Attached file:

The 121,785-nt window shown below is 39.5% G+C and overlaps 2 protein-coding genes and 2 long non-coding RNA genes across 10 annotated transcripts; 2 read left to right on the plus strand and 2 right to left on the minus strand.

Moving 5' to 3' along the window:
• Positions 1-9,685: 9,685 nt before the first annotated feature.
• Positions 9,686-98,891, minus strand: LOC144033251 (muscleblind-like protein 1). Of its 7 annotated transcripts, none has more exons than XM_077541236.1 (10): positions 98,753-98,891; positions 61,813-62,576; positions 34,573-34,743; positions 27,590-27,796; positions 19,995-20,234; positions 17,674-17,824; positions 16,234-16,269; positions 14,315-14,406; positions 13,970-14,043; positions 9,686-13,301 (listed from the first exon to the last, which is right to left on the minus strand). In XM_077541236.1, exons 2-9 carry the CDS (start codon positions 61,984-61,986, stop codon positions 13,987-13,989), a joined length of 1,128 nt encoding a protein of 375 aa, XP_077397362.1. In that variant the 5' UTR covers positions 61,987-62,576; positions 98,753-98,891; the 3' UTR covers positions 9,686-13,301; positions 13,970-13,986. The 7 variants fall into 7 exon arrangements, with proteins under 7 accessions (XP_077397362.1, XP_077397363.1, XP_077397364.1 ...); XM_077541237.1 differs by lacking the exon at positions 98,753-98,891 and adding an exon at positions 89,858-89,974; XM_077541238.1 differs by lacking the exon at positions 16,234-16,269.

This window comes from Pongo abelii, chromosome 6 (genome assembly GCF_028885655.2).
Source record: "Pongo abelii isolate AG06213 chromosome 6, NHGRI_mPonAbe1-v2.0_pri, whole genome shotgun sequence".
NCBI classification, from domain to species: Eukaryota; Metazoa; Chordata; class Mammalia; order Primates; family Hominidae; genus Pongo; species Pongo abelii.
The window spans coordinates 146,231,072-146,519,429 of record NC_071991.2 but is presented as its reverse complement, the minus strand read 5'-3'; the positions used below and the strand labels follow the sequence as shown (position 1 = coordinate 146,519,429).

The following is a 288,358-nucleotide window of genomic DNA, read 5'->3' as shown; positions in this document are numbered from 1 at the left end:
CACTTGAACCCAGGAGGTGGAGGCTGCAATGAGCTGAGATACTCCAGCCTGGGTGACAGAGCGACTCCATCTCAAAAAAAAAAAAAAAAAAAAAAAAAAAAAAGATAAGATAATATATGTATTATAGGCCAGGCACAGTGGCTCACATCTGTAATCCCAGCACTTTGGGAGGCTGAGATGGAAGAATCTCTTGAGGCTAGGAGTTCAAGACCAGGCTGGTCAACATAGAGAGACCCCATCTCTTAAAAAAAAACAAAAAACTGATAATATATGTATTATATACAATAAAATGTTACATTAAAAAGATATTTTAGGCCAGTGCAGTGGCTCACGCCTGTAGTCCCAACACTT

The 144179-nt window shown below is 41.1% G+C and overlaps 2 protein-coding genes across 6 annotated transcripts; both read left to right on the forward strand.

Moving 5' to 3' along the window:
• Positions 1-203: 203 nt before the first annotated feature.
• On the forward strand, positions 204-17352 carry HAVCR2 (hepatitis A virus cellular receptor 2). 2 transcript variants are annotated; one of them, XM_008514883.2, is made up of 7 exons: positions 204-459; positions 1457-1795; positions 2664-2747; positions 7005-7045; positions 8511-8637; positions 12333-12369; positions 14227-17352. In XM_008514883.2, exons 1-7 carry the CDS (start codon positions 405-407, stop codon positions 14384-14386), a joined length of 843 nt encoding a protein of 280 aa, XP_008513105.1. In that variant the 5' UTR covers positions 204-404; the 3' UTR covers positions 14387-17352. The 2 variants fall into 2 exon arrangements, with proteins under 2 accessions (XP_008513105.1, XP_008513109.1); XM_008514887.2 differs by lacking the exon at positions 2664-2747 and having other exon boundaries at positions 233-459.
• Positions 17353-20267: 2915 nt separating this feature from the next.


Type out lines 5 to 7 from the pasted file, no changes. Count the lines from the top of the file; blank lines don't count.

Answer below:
This window comes from Pongo abelii, chromosome 6 (genome assembly GCF_028885655.2).
Source record: "Pongo abelii isolate AG06213 chromosome 6, NHGRI_mPonAbe1-v2.0_pri, whole genome shotgun sequence".
NCBI classification, from domain to species: Eukaryota; Metazoa; Chordata; class Mammalia; order Primates; family Hominidae; genus Pongo; species Pongo abelii.